The National Geographic Channel’s executive vice president for content, Sydney Suissa, has been paddling Canada’s Quetico Park over the past three decades. Here’s a report from his latest trip; click through for his photo essay.
A four-hour flight delay, a lost bag and a sky of flat gray soup; not an auspicious start to our canoe trip. But wilderness trips are all about improvising and we’ll have to make do. There are four of us on this trip — my longtime friend and fellow canoeist Steven from Montreal, his 24-year-old son Ben, my 20-year-old son Aaron and myself. As we load up our rental car, we know it’s going to be one of those trips where we’ll use a lot more bug juice than sunscreen.
The wilderness area we’re going to is an immense swath of the Canadian Shield carpeted with century pines, spruces, and stands of birch. Dark lakes pure enough to drink from, bogs tucked behind long sheltered bays where moose feed, orchid-lined creeks and small rivers that ebb and flow with the seasons all weave together into ever-changing networks that make this wilderness a haven for canoeists. In Minnesota, this protected area is called the Boundary Waters, and where it extends into Ontario, Canadians know it as Quetico Park.
We drive west from Thunder Bay, cross the Atlantic Watershed demarcation into the Arctic Watershed, and in about two hours arrive in Atikokan, population 700 and falling. It’s the kind of town that Neil Young had in mind in his song “Helpless” (“There is a town in North Ontario/All my memories are there…”) We go through our equipment and maps with our outfitter and spend the night in the bunkhouse. We rise early and after our ritual breakfast at the Outdoorsman, we load up our canoes and head out to the access point on Beaverhouse Lake. We push off into a stiff westerly wind wet with rain.
Our planned route involves a lot of river paddling with heavy portaging to bypass small falls and unpassable rapids and creeks. In wet weather, these rocky billy-goat paths become treacherous underfoot, especially when you’re laden with a pack and canoe and ravenous mosquitoes eat you raw. But wilderness trips are governed by weather and over our first lunch we decide to change our route, improvising a new one that will keep us close to the shores of big water where the portages that link them tend to be flat and at worst muddy. It makes for a less challenging trip, but it’s a wise call. It rains and blusters for seven of the eight days we’re in the park.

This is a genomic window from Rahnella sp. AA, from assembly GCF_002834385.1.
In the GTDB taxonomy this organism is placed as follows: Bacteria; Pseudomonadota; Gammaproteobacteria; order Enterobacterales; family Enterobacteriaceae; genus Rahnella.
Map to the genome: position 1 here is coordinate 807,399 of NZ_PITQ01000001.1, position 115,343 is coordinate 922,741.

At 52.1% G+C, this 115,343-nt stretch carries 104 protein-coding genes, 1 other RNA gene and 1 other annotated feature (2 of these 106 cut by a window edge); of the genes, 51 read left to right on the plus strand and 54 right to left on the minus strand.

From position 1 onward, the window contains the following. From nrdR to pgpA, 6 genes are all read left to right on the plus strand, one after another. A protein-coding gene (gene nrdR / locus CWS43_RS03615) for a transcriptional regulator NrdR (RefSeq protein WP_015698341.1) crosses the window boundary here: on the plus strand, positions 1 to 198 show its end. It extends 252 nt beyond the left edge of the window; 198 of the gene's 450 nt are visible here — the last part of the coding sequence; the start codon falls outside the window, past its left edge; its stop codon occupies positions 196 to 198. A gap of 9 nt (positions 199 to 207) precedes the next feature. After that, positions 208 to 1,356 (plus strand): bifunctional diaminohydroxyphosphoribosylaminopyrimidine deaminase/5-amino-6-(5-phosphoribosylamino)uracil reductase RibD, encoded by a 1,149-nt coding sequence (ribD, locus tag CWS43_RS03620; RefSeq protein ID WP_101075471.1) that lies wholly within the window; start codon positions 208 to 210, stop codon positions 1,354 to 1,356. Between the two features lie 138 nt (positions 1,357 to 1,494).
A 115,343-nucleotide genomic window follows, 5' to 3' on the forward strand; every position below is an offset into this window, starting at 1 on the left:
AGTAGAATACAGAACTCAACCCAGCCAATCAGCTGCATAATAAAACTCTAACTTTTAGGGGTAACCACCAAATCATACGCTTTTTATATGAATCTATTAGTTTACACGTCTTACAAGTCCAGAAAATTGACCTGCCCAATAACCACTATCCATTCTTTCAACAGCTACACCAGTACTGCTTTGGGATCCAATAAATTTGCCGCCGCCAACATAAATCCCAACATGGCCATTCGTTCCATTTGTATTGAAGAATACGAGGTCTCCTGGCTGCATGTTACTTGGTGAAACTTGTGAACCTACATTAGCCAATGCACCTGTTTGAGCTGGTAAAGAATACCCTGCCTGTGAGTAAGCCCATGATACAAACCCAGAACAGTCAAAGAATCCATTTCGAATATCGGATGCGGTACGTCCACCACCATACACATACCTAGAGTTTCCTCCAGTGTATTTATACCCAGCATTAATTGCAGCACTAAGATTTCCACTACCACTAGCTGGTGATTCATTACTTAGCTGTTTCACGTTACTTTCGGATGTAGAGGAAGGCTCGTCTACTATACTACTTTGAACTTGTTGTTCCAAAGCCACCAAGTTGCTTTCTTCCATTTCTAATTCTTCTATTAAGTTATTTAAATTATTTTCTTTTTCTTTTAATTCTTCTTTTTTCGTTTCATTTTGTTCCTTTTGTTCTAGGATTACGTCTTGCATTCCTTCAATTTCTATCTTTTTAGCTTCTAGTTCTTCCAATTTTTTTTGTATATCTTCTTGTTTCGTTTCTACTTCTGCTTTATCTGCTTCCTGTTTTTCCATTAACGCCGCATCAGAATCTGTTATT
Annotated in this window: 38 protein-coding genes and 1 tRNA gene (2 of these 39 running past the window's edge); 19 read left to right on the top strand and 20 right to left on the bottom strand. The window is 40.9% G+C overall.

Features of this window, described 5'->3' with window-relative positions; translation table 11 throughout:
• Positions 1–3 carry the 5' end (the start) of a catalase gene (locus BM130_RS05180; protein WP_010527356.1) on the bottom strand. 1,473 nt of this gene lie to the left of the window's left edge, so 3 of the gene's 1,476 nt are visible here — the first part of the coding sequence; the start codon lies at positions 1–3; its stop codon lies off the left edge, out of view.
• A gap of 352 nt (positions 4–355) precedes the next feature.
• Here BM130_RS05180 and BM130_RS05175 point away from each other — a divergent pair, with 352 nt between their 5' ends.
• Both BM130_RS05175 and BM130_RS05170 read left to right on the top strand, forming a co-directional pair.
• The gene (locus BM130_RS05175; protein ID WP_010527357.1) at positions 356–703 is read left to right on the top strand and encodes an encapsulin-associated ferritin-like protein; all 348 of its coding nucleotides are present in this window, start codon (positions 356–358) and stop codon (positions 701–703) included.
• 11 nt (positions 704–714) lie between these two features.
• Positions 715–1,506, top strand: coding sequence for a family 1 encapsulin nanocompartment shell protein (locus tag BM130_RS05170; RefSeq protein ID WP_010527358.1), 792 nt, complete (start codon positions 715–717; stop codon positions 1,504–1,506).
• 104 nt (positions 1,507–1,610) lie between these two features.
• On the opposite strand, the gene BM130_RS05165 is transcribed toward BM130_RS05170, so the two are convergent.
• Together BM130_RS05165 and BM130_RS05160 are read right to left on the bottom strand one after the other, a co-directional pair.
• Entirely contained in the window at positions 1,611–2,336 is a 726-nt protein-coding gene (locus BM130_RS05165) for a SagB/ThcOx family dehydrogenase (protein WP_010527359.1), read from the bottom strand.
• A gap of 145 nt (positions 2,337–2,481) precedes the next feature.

It’s a route of base camps and day trips, of rain tarps and battles to keep wood dry, and of wearing rain gear from morning till night. But this weather does bring some benefits. The flat light and steady chop on the water make for good fishing and less paddling gives us more time to create elaborate meals–filets of fresh walleye and northern pike dusted with flour, corn meal, and paprika fried on a skillet; rich tomato sauces with fresh onions, garlic, green peppers, sausages, and shaved cheese; thick slices of walnut bread toasted over an open fire and slathered with jam and peanut butter. We eat like kings.
On the second to last night, we’re blessed with a symphony from a gathering of loons, framed by a glorious sunset of violets and pinks that only happens when a weather front is pushed out by another. The next morning is clear, the water still as a mirror. At last we can swim, wash, scrape the dirt from our fingernails and watch Aaron jump from the 40-foot cliffs that edge our island site. We hang our clothes on a line, air out our sleeping bags and let the sun warm and dry us out. It doesn’t last though; the rain returns and we leave the park as we entered it–paddling into a wet westerly wind.
My first canoe trip here was 32 years ago and I’ve come back on and off ever since. I crave that sense of freedom, of liberation from cell phones and routine, of living entirely in the moment, and of being carried back in time when these same waters were the arteries of a fur trade that opened up this continent. I think of my father and how much he would have liked this place. And always, the weather reminds me how little we actually control in this world.
A smallmouth bass and a walleye make for a fine meal for the four of us.
Also known as pickerel, and “dore” in Quebec (for it’s golden colored belly), walleyes have extreme sensitivity to light. Overcast unsettled weather is the best time to fish for them.
An unmarked portage followed a creek and took us through a long bog lit up with wildflowers. Eventually the creek opened into big water–a wonderful sight at the end of a mile-plus portage.
“Red sky at night sailor’s delight” turned out to be absolutely true.
- Nat Geo Expeditions
The clouds cleared and the air turned dry as a high pressure blew out the low to create a memorable and much welcome sunset.
The next morning greeted us with a crisp blue sky and calm waters.
A magnificent open view greets us from our perch of 40 feet. Those very cliffs made for great jumping platforms into the deep dark waters below. The respite is short-lived–by evening the wind picked up and the rains returned.
Photos: Sydney Suissa